nep-ict New Economics Papers
on Information and Communication Technologies
Issue of 2019‒02‒18
ten papers chosen by
Walter Frisch
Universität Wien

  1. Enhancing ICT for Quality Education in Sub-Saharan Africa By Simplice A. Asongu; Nicholas M. Odhiambo
  2. Broadband Internet and Social Capital By Andrea Geraci; Mattia Nardotto; Tommaso Reggiani; Fabio Sabatini
  3. Digital Opportunities for Trade in the Agriculture and Food Sectors By Marie-Agnes Jouanjean
  4. The Hardware-Software Model: A New Conceptual Framework of Production, R&D, and Growth with AI By Jakub Growiec
  6. The Consumer Intention to Adopt Smart Connected-Products: Does the Category Matter? By Catherine Viot; Caroline Bayart; Agnes Lancini
  7. The impact of price adjustment costs on price dispersion in E-commerce By René Böheim; Franz Hackl; Michael Hölzl-Leitner
  8. How does subway and ground transit proximity affect rental prices? By Konstantin A. Kholodilin; Mariia A. Maksimova
  9. Innovation in Brazil by technological intensity: cooperation and nationality of ownership By Milene Simone Tessarin; Wilson Suzigan, Joaquim Jose Martins Guilhoto
  10. Binding constraints of economic growth on poverty: A dynamic panel data analysis By Ngepah, Nicholas; Espoir, Delphin Kamanda

  1. By: Simplice A. Asongu (Yaoundé/Cameroon); Nicholas M. Odhiambo (Pretoria, South Africa)
    Abstract: This research assesses the relevance of information and communication technology (ICT) in primary education quality in a panel of 49 Sub-Saharan African countries for the period 2000-2012. The empirical evidence is based on Two Stage Least Squares (2SLS) and Instrumental Quantile regressions (IQR). From the 2SLS: (i) mobile phone and internet penetration rates reduce poor quality education and enhancing internet penetration has a net negative effect of greater magnitude. From the IQR: (i) with the exception of the highest quantile for mobile phone penetration and top quantiles for internet penetration, ICT consistently has a negative effect on poor education quality with a non-monotonic pattern. (ii) Net negative effects are exclusively apparent in the median and top quantiles of internet-related regressions. It follows that enhancing internet penetration will benefit countries with above-median levels of poor education quality while enhancing internet penetration is not immediately relevant to reducing poor education quality in countries with below-median levels of poor education quality.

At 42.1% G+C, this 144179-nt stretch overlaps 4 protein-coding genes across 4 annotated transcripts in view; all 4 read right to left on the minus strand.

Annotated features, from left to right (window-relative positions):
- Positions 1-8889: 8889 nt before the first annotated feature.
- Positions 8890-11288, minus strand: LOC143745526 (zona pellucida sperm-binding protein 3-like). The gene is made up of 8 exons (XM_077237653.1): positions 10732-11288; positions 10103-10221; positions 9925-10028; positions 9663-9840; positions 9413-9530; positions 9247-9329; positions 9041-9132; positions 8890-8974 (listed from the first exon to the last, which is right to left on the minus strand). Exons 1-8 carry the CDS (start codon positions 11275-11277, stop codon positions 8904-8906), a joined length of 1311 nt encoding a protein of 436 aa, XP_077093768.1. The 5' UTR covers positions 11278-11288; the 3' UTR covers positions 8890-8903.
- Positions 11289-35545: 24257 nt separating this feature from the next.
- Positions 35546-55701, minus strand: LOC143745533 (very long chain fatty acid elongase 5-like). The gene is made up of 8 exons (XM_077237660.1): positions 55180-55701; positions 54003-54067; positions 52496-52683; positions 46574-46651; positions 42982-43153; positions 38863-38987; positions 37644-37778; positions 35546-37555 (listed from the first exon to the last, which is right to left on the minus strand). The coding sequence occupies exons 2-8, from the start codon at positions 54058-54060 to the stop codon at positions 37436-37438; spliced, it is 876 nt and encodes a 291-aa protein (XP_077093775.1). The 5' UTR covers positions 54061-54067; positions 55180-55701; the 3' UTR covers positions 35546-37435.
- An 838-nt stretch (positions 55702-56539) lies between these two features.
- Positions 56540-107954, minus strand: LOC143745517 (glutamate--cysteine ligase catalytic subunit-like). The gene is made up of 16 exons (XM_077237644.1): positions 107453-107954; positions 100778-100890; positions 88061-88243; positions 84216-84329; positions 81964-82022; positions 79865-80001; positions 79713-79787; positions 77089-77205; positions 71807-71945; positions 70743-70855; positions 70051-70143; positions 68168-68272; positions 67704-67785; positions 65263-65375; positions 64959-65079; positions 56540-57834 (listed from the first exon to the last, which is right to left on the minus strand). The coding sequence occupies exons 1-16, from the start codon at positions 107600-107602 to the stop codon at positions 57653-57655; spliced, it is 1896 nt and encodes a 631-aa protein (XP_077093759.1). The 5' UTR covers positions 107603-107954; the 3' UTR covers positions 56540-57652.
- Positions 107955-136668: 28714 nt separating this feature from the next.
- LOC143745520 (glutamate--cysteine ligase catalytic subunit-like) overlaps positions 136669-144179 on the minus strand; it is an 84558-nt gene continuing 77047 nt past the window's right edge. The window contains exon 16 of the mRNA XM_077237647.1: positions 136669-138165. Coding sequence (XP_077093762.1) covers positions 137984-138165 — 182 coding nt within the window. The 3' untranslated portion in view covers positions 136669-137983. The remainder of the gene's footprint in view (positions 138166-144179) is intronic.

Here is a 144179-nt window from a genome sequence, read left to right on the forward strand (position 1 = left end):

Keywords: ICT; Primary school education; Development; Sub-Saharan Africa
    JEL: F24 L96 O30 O55
    Date: 2019–01
  2. By: Andrea Geraci (European Commission JRC); Mattia Nardotto (KU Leuven); Tommaso Reggiani (Masaryk University); Fabio Sabatini (Sapienza University of Rome)
    Abstract: We study how the diffusion of broadband Internet affects social capital using two data sets from the UK. Our empirical strategy exploits the fact that broadband access has long depended on customersâ position in the voice telecommunication infrastructure that was designed in the 1930s. The actual speed of an Internet connection, in fact, rapidly decays with the distance of the dwelling from the specific node of the network serving its area. Merging unique information about the topology of the voice network with geocoded longitudinal data about individual social capital, we show that access to broadband Internet caused a significant decline in forms of offline interaction and civic engagement. Overall, our results suggest that broadband penetration substantially crowded out several aspects of social capital.
    Keywords: ICT, broadband infrastructure, networks, Internet, social capital, civic capital
    JEL: C91 D9 D91 Z1
    Date: 2018–12
  3. By: Marie-Agnes Jouanjean
    Abstract: How are new opportunities to create and share information shaping the digital transformation of the agriculture and food system, and thus potentially fostering its reorganisation? This report focuses on cross-border trade aspects along the global agriculture and food value chain, and looks at how changes brought about by digital technologies can influence who participates in the value chain, where value added is created, and how value is distributed between actors in the chain. However, it is not only changes in the agriculture and food sector from digital technologies that matters, but also the digital transformation of other actors in the global value chain (GVC) such as support services, logistics and governments. Digital technologies present a potential to reduce trade and transaction costs, including those related to identifying and negotiating a deal, proving compliance with standards and to delivering products across borders quickly and efficiently.
    Keywords: agricultural trade, agriculture and food standards, Digital technology, market access, SPS, traceability, trade facilitation
    JEL: Q16 Q17 Q13 F13
    Date: 2019–02–15
  4. By: Jakub Growiec